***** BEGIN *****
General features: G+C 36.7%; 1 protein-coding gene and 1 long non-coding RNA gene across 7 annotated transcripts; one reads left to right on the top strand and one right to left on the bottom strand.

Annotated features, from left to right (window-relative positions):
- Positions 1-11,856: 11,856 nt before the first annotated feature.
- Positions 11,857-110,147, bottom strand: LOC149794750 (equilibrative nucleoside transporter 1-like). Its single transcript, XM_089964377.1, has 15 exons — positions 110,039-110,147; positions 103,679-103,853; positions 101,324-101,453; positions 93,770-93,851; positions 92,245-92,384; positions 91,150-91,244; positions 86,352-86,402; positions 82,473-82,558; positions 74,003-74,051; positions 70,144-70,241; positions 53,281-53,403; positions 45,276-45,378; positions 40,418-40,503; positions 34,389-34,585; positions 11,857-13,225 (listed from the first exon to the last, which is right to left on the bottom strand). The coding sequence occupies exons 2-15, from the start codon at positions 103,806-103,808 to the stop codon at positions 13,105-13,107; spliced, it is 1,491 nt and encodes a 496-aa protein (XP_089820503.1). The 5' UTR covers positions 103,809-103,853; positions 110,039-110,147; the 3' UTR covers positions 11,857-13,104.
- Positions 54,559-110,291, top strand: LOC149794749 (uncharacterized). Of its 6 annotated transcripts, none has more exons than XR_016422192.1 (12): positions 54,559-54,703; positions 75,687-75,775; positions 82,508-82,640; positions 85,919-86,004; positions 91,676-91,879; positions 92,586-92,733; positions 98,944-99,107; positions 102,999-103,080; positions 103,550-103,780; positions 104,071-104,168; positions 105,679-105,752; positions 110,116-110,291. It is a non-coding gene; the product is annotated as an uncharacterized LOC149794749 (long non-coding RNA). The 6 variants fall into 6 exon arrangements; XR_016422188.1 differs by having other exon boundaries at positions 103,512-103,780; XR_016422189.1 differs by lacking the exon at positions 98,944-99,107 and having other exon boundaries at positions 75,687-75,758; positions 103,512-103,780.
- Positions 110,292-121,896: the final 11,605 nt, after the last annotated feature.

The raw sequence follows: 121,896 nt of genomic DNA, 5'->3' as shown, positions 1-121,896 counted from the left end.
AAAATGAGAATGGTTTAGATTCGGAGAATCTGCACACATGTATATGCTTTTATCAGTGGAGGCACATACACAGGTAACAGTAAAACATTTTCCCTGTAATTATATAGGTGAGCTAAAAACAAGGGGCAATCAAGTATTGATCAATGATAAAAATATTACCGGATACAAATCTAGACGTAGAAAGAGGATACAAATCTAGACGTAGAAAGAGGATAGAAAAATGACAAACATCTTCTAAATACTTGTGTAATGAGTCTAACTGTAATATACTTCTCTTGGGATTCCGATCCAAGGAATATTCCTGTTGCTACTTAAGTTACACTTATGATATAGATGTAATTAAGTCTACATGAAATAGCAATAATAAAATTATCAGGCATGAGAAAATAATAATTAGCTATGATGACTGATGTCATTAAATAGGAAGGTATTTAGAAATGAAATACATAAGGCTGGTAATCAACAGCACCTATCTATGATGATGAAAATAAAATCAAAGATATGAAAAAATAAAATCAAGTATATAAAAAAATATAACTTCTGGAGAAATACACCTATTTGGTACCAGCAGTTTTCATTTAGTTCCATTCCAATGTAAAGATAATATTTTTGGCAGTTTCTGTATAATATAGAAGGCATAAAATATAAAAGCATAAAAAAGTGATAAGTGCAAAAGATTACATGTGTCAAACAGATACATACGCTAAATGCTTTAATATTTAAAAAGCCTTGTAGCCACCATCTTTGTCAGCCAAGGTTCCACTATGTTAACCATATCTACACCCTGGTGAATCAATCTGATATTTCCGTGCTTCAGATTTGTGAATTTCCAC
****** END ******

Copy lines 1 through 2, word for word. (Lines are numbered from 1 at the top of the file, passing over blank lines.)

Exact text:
General features: G+C 36.7%; 1 protein-coding gene and 1 long non-coding RNA gene across 7 annotated transcripts; one reads left to right on the top strand and one right to left on the bottom strand.

Annotated features, from left to right (window-relative positions):